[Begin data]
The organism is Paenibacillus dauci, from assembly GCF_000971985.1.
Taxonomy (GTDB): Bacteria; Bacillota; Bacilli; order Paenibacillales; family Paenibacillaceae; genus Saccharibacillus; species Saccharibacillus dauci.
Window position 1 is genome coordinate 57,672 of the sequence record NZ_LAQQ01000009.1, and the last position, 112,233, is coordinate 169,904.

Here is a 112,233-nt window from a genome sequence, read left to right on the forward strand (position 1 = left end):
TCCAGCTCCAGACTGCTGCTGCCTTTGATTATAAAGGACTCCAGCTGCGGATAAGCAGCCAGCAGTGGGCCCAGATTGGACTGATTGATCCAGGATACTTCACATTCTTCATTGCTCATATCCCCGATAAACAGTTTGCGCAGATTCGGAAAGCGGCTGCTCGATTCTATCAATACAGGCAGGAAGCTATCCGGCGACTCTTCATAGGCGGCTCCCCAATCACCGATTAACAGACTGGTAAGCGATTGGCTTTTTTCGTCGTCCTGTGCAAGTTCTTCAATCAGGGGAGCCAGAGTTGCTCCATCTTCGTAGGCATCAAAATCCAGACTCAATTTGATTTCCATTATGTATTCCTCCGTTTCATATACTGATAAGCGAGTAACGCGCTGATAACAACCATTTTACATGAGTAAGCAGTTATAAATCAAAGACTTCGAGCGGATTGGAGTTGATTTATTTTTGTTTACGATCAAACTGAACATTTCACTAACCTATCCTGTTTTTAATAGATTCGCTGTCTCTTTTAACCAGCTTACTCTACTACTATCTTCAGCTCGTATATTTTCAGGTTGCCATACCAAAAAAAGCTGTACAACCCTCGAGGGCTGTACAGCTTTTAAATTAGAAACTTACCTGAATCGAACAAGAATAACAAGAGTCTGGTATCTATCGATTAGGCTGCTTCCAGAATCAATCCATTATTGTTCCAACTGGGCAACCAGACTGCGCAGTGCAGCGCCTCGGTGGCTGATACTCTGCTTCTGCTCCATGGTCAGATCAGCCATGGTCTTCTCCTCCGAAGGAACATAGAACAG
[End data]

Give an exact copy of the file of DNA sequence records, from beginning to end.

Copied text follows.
The organism is Paenibacillus dauci, from assembly GCF_000971985.1.
Taxonomy (GTDB): Bacteria; Bacillota; Bacilli; order Paenibacillales; family Paenibacillaceae; genus Saccharibacillus; species Saccharibacillus dauci.
Window position 1 is genome coordinate 57,672 of the sequence record NZ_LAQQ01000009.1, and the last position, 112,233, is coordinate 169,904.

Here is a 112,233-nt window from a genome sequence, read left to right on the forward strand (position 1 = left end):
TCCAGCTCCAGACTGCTGCTGCCTTTGATTATAAAGGACTCCAGCTGCGGATAAGCAGCCAGCAGTGGGCCCAGATTGGACTGATTGATCCAGGATACTTCACATTCTTCATTGCTCATATCCCCGATAAACAGTTTGCGCAGATTCGGAAAGCGGCTGCTCGATTCTATCAATACAGGCAGGAAGCTATCCGGCGACTCTTCATAGGCGGCTCCCCAATCACCGATTAACAGACTGGTAAGCGATTGGCTTTTTTCGTCGTCCTGTGCAAGTTCTTCAATCAGGGGAGCCAGAGTTGCTCCATCTTCGTAGGCATCAAAATCCAGACTCAATTTGATTTCCATTATGTATTCCTCCGTTTCATATACTGATAAGCGAGTAACGCGCTGATAACAACCATTTTACATGAGTAAGCAGTTATAAATCAAAGACTTCGAGCGGATTGGAGTTGATTTATTTTTGTTTACGATCAAACTGAACATTTCACTAACCTATCCTGTTTTTAATAGATTCGCTGTCTCTTTTAACCAGCTTACTCTACTACTATCTTCAGCTCGTATATTTTCAGGTTGCCATACCAAAAAAAGCTGTACAACCCTCGAGGGCTGTACAGCTTTTAAATTAGAAACTTACCTGAATCGAACAAGAATAACAAGAGTCTGGTATCTATCGATTAGGCTGCTTCCAGAATCAATCCATTATTGTTCCAACTGGGCAACCAGACTGCGCAGTGCAGCGCCTCGGTGGCTGATACTCTGCTTCTGCTCCATGGTCAGATCAGCCATGGTCTTCTCCTCCGAAGGAACATAGAACAG